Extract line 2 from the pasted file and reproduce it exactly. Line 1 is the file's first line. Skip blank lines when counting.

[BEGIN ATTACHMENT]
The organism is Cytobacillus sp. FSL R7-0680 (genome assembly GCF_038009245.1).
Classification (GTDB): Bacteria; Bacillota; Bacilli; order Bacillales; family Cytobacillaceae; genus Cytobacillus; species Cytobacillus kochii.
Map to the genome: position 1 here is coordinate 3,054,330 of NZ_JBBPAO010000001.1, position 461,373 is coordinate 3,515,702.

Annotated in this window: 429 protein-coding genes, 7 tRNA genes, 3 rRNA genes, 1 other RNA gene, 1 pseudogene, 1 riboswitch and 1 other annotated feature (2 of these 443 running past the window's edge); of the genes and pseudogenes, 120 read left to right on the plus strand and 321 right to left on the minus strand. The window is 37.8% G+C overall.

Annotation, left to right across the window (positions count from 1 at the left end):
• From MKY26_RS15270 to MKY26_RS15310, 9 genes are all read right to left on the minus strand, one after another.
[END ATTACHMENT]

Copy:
Classification (GTDB): Bacteria; Bacillota; Bacilli; order Bacillales; family Cytobacillaceae; genus Cytobacillus; species Cytobacillus kochii.